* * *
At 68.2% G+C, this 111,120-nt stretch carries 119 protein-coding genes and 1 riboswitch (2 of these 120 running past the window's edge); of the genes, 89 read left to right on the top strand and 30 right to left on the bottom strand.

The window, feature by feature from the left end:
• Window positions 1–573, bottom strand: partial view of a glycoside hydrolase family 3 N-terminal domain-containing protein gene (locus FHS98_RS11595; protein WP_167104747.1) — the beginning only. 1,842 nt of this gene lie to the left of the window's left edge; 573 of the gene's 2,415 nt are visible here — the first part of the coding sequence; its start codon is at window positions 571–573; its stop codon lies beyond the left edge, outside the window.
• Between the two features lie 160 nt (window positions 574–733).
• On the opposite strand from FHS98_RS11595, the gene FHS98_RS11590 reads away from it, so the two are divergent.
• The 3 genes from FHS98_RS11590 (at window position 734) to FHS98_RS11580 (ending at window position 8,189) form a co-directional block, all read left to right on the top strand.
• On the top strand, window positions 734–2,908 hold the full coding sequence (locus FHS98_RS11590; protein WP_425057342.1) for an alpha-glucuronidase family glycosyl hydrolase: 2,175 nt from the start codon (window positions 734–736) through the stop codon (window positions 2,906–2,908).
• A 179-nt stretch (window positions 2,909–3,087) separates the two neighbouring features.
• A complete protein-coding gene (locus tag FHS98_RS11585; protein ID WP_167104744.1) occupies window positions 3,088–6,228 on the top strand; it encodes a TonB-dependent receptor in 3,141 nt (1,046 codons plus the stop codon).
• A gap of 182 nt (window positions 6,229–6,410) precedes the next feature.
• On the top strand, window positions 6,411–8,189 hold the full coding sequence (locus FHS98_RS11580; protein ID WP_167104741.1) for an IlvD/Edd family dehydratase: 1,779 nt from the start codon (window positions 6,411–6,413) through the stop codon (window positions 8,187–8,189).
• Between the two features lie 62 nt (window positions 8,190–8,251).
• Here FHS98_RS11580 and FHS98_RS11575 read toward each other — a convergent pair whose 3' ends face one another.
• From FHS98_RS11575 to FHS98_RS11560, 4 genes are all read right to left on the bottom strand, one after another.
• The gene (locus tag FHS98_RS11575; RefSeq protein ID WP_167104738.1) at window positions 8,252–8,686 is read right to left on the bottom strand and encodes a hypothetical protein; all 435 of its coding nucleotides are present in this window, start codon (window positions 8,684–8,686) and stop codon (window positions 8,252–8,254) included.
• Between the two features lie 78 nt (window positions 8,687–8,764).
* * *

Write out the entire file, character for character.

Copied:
At 68.2% G+C, this 111,120-nt stretch carries 119 protein-coding genes and 1 riboswitch (2 of these 120 running past the window's edge); of the genes, 89 read left to right on the top strand and 30 right to left on the bottom strand.

The window, feature by feature from the left end:
• Window positions 1–573, bottom strand: partial view of a glycoside hydrolase family 3 N-terminal domain-containing protein gene (locus FHS98_RS11595; protein WP_167104747.1) — the beginning only. 1,842 nt of this gene lie to the left of the window's left edge; 573 of the gene's 2,415 nt are visible here — the first part of the coding sequence; its start codon is at window positions 571–573; its stop codon lies beyond the left edge, outside the window.
• Between the two features lie 160 nt (window positions 574–733).
• On the opposite strand from FHS98_RS11595, the gene FHS98_RS11590 reads away from it, so the two are divergent.
• The 3 genes from FHS98_RS11590 (at window position 734) to FHS98_RS11580 (ending at window position 8,189) form a co-directional block, all read left to right on the top strand.
• On the top strand, window positions 734–2,908 hold the full coding sequence (locus FHS98_RS11590; protein WP_425057342.1) for an alpha-glucuronidase family glycosyl hydrolase: 2,175 nt from the start codon (window positions 734–736) through the stop codon (window positions 2,906–2,908).
• A 179-nt stretch (window positions 2,909–3,087) separates the two neighbouring features.
• A complete protein-coding gene (locus tag FHS98_RS11585; protein ID WP_167104744.1) occupies window positions 3,088–6,228 on the top strand; it encodes a TonB-dependent receptor in 3,141 nt (1,046 codons plus the stop codon).
• A gap of 182 nt (window positions 6,229–6,410) precedes the next feature.
• On the top strand, window positions 6,411–8,189 hold the full coding sequence (locus FHS98_RS11580; protein ID WP_167104741.1) for an IlvD/Edd family dehydratase: 1,779 nt from the start codon (window positions 6,411–6,413) through the stop codon (window positions 8,187–8,189).
• Between the two features lie 62 nt (window positions 8,190–8,251).
• Here FHS98_RS11580 and FHS98_RS11575 read toward each other — a convergent pair whose 3' ends face one another.
• From FHS98_RS11575 to FHS98_RS11560, 4 genes are all read right to left on the bottom strand, one after another.
• The gene (locus tag FHS98_RS11575; RefSeq protein ID WP_167104738.1) at window positions 8,252–8,686 is read right to left on the bottom strand and encodes a hypothetical protein; all 435 of its coding nucleotides are present in this window, start codon (window positions 8,684–8,686) and stop codon (window positions 8,252–8,254) included.
• Between the two features lie 78 nt (window positions 8,687–8,764).